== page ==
Interview

"What people forget is this: The enemy is not here. We're all brewers" - just-drinks meets Anheuser-Busch InBev CEO Carlos Brito - Part III

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Earlier this month, just-drinks sat down for a rare chat with Anheuser-Busch InBev CEO Carlos Brito. In this, the penultimate in our four-part exclusive interview, we look at why Brito believes volume still has a big part to play in the global beer category, why choice in the beer aisle continues to challenge brewers and where the shampoo industry has lost a customer.

Anheuser-Busch InBev CEO Carlos Brito was in London earlier this month

Anheuser-Busch InBev CEO Carlos Brito was in London earlier this month

In the second part of our interview, we touched on the historical role of volume as the main growth driver in beer. Much as Brito is keen to play the 'premiumisation' card, there's no getting away from the fact that A-B InBev continues to rely on its larger, (relatively) cheaper offerings to drive sales.

Frustrating, huh?

"Today, more than ever, you have to think portfolio," says Brito. "If you want to be with your consumer as they go through the occasions and market-maturity models, you have to have a portfolio of brands, you cannot be based on just one or two. In the past, you could do this and do it very well. Today, you have to have scale brands, but you also have to have more niche brands because there's fragmentation out there."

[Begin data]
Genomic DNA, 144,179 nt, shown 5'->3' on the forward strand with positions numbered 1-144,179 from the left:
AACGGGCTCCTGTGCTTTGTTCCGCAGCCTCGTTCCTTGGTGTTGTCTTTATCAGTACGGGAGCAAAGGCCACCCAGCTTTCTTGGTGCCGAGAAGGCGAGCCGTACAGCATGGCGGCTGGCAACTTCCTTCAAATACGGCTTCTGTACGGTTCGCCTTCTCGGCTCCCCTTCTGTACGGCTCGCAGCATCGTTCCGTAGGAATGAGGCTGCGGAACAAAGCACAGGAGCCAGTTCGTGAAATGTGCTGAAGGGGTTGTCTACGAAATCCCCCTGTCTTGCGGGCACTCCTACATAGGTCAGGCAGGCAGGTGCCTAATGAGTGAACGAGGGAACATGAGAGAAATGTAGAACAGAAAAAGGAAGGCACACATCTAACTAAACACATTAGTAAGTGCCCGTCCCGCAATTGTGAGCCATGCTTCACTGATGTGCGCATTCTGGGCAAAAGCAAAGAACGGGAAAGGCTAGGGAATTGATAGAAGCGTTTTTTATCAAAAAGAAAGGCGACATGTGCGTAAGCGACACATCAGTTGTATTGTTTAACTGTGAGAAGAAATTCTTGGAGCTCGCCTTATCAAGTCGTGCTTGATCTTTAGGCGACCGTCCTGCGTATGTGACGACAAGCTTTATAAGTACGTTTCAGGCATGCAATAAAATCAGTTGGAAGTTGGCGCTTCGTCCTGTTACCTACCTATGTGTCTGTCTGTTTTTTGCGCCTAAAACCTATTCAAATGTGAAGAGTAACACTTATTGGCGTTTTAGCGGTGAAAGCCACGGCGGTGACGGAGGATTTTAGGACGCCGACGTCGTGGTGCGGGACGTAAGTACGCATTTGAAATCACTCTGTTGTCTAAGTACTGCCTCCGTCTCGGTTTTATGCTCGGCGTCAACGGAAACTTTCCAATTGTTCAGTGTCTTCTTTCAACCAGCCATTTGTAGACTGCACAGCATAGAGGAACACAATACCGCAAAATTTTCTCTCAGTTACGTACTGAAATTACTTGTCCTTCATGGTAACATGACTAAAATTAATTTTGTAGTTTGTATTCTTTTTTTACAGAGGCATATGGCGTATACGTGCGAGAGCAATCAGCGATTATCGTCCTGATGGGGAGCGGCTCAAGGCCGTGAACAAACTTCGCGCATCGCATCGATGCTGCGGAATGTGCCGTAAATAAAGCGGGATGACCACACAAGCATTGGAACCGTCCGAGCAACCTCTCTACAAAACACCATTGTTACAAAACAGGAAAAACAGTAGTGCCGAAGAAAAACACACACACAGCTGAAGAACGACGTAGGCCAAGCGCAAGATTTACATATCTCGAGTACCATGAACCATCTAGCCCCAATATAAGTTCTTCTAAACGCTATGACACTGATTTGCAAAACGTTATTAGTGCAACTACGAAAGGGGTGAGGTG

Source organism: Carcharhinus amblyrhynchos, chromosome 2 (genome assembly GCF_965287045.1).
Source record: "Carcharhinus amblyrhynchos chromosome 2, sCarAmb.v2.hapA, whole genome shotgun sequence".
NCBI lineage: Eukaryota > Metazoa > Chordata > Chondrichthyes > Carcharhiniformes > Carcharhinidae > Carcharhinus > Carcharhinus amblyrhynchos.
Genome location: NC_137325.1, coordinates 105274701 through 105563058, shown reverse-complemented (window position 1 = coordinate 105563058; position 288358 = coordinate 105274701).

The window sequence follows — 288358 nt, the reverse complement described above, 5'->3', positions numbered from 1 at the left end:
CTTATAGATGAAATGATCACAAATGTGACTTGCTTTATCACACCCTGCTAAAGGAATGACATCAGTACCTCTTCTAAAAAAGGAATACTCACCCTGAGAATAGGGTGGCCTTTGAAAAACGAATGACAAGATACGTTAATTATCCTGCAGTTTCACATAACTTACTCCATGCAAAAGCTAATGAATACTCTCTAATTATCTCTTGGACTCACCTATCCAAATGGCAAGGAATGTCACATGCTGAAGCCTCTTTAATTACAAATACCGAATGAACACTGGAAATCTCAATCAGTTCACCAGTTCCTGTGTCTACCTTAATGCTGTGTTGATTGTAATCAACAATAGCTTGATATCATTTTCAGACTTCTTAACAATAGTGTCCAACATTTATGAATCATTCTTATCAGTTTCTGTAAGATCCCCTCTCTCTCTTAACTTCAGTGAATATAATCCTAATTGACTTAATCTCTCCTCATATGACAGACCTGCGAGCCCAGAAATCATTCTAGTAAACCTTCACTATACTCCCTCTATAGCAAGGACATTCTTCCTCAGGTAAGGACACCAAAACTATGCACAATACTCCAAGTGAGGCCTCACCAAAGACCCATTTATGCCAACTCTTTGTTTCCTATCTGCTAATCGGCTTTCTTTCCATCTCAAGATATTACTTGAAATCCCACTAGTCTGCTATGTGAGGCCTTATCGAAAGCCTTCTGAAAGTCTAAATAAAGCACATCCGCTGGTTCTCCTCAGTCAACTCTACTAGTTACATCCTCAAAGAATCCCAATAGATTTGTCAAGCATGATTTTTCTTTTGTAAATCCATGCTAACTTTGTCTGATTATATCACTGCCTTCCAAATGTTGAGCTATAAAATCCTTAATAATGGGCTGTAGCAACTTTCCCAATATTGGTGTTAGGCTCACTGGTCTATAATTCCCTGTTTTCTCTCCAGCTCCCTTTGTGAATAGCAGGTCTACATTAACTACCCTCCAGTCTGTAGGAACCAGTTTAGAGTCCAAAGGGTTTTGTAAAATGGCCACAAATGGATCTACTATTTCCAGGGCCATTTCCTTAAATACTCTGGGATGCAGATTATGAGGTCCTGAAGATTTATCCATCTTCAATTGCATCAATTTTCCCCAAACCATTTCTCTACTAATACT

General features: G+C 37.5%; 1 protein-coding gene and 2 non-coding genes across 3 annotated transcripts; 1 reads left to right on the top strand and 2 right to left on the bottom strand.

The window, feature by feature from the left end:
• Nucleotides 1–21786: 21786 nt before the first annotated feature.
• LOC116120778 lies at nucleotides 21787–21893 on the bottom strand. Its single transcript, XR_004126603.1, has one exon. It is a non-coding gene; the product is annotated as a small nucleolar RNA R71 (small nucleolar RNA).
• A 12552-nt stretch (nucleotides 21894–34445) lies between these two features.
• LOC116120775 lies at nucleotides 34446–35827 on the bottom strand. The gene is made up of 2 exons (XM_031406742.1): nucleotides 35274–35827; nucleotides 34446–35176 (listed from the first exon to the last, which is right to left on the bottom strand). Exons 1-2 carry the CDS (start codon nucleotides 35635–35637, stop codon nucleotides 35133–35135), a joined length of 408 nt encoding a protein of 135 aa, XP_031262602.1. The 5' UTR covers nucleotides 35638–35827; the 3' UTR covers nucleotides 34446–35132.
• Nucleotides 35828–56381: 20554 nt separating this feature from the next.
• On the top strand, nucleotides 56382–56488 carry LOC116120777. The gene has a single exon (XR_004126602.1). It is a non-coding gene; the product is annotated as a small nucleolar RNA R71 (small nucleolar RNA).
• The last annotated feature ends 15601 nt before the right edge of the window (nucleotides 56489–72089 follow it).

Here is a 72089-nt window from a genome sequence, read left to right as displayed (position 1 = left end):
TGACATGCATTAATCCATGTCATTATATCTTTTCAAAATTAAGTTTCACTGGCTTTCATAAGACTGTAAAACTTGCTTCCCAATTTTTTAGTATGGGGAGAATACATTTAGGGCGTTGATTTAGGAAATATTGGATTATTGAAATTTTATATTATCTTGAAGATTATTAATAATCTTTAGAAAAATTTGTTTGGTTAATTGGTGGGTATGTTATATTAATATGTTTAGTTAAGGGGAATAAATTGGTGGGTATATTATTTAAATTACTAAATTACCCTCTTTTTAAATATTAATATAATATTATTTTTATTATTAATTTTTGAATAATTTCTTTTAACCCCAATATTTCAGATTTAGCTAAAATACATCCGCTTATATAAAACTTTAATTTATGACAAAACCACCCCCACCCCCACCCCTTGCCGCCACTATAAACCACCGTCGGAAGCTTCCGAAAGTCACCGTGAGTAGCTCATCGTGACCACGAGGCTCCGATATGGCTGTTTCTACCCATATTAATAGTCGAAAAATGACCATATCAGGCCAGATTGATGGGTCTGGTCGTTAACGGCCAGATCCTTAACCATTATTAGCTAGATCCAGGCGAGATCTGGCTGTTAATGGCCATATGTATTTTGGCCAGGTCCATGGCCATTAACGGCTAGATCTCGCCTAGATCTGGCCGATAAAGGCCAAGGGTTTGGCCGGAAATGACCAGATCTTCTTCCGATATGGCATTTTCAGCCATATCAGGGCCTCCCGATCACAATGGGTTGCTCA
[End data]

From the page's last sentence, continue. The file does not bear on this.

This diversification of the beer category, Brito believes, is the new normal. "I don't think this is going to revert. Because of access to information, consumers are getting more used to expecting that they can have anything they want. If they see something that people are drinking in Japan, they're saying: Why can't I have it here in the UK?"

How far can this portfolio diversification stretch? "Of course," Brito adds, "there are limits to it - shelves are limited, real estate's limited, you can't have four steaks a day - but people like to have the idea they can purchase everything they want.

"But, 90% of their purchases are their go-to brands. That's the thing we cannot lose sight of. You can get lost in more assortment, more SKUs, more segmentation. That does not necessarily mean more business. Retailers see that all the time. If you take off one facing of Budweiser in the supermarket, and you start putting in all sorts of craft brands, you're going to lose sales. That craft brand is part of the mix, for sure, but it will sell, maybe, one six-pack a month, but will have taken the facing of something that sells 50 six-packs every day."

Indeed, Brito believes that, in trying to give the consumer what they want, the retailers risk over-stretching themselves. "Some retailers thought that as they went broadening their assortment, they'd make more money," he says. "Instead, they had to invest in more working capital for more inventory, shelves became harder to keep replenished, they needed more people. Sure, they were doing what consumers want, but there's a limit to that.

"Like anything in economics, there is a point of diminishing returns. You're still in the same business, but your cost structure is much bigger. There needs to be a happy medium, where things are maximised as opposed to beyond the point of maximumisation."

"We believe a good company should be an 'and' company, not an 'or' company"